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Obesity and Metabolic Syndrome

Kunming, China, October 14, 2016

Obesity occurs spontaneously in captive adult NHPs, particularly in cynomolgus and rhesus macaques, with proven similarities to man in the distribution pattern and metabolism of adipose tissues making these species excellent models for the condition in humans.  Moreover, the intra-abdominal adipocytes from the cynomolgus macaque are metabolically similar to human adipocytes.  Quantifiable pericardial fat, the secretion of which may directly influence cardiac and coronary vasculature functions, is distinctly observed in macaques in contrast to rodents.  Finally, socio-environmental factors tend to influence adipose tissue distribution similar to humans.  Obesity phenotypes induced by high-fat diet corroborated that, similar to man, NHPs could develop metabolic syndrome. 

Metabolic syndrome, which refers to the co-occurrence of obesity, insulin resistance, dyslipidemia, and hypertension with associated cardiovascular risk factors, affects 20 to 25% of the entire world human population. The close phylogenetic relatedness of monkeys to man with regard to feed responses, lipid-lipoprotein profiles, and genotype make them desirable translational disease models for studying human bioenergetics, obesity, metabolic syndrome, diabetes mellitus, and associated co-morbidities.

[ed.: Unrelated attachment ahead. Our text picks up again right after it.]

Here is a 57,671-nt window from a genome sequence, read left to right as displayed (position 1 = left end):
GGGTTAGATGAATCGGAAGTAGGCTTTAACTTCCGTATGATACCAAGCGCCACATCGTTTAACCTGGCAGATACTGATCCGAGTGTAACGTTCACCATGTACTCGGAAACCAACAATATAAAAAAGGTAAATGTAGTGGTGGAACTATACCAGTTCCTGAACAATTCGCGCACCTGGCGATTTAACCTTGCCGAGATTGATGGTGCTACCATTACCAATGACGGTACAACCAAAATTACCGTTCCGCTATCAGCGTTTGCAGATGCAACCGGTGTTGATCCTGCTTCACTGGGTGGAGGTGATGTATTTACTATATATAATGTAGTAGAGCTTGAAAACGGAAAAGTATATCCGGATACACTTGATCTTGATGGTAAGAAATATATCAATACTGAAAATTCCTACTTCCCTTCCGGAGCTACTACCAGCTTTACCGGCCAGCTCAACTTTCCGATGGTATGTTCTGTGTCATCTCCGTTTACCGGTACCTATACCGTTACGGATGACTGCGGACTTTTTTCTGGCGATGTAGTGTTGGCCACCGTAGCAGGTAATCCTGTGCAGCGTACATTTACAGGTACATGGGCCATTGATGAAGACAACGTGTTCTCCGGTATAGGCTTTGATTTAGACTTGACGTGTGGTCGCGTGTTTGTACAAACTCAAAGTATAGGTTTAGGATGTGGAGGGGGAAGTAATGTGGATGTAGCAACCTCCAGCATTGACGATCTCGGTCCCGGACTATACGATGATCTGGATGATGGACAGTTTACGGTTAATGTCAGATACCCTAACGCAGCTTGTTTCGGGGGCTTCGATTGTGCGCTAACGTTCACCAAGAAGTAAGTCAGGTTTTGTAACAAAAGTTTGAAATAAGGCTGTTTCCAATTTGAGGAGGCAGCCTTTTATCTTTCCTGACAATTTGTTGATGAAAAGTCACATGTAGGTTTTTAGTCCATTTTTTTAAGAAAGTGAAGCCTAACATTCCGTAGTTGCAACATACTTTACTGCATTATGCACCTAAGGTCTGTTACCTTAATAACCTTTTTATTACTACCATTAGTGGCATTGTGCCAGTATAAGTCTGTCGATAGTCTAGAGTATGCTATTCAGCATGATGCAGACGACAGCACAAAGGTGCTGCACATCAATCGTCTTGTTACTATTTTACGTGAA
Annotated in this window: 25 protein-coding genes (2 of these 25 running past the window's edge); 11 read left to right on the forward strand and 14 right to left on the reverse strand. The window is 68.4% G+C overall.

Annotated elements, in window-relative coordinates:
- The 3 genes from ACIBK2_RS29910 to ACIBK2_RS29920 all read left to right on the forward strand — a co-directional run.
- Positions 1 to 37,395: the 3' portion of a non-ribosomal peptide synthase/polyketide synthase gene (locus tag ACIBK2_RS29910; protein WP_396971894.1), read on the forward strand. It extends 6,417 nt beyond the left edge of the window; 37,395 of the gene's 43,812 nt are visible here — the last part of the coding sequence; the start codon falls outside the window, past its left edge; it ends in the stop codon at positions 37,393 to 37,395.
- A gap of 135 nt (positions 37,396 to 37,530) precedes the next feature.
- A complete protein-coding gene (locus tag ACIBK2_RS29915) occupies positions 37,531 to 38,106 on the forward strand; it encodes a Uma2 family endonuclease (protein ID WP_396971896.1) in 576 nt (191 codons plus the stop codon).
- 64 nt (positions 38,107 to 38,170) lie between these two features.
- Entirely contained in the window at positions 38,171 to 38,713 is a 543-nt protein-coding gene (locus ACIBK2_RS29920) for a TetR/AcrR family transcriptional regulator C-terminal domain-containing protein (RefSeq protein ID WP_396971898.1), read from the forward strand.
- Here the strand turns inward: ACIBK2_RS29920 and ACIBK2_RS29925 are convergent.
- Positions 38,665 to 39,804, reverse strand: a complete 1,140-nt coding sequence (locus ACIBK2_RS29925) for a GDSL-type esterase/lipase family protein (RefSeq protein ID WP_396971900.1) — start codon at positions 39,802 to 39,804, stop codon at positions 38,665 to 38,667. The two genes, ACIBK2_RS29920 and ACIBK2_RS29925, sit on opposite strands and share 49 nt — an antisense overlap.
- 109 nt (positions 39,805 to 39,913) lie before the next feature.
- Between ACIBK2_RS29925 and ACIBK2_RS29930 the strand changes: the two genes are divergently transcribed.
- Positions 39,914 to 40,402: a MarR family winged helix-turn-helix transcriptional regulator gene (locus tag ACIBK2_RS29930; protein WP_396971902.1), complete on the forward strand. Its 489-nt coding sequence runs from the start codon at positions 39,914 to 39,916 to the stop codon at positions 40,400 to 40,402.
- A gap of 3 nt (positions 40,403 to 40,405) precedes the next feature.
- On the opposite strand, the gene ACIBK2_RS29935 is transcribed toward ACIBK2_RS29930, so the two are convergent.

KBI has the reputable advantage of having large colonies of naturally-occurring/spontaneous, as well as, diet-induced obese, pre-diabetic/ diabetic and dysmetabolic cynomolgus macaque models that offer translational value for the investigation of pathophysiological pathways and the therapeutic potential of novel pharmacological agents targeting obesity, metabolic syndrome, diabetes mellitus and related comorbidities.

At KBI, diet-responsive colonies of cynomolgus macaques are fed with a proprietary high-fat diet, which closely replicates the Western-type diet.  The HFD-induced obesity phenotypes are similar to man in terms of the central fat distribution pattern as well as, the effects of diet on lipid metabolism, insulin secretion and gluco-regulation.  The obese monkeys characteristically develop insulin resistance and hyperlipidemia.

The following models of obesity and metabolic syndrome in cynomolgus monkeys are available at KBI:
·  Spontaneous/Naturalistic and Diet-Induced Obesity / Metabolic Syndrome
·  Spontaneous and Diet-Induced Insulin Resistance
·  Spontaneous and Diet-Induced Impaired Glucose Tolerance/ Pre-Diabetic Model
·  Naturalistic and Diet-Induced Dyslipidemia, and Atherogenic Dyslipidemia
·  Hypertension

Overall, NHPs have been the preferred model for the study of whole body obesity as well as some aspects of fat distribution.  Multidimensional evaluations including the assessment of whole body and fat composition using Dual Energy X-Ray Absorptiometry (DEXA), anthropometry (BW, BMI, abdominal circumference, skin-fold thickness) and clinical chemistry biochemical parameters are performed at KBI for obesity evaluation and therapeutic efficacy outcome assessment.


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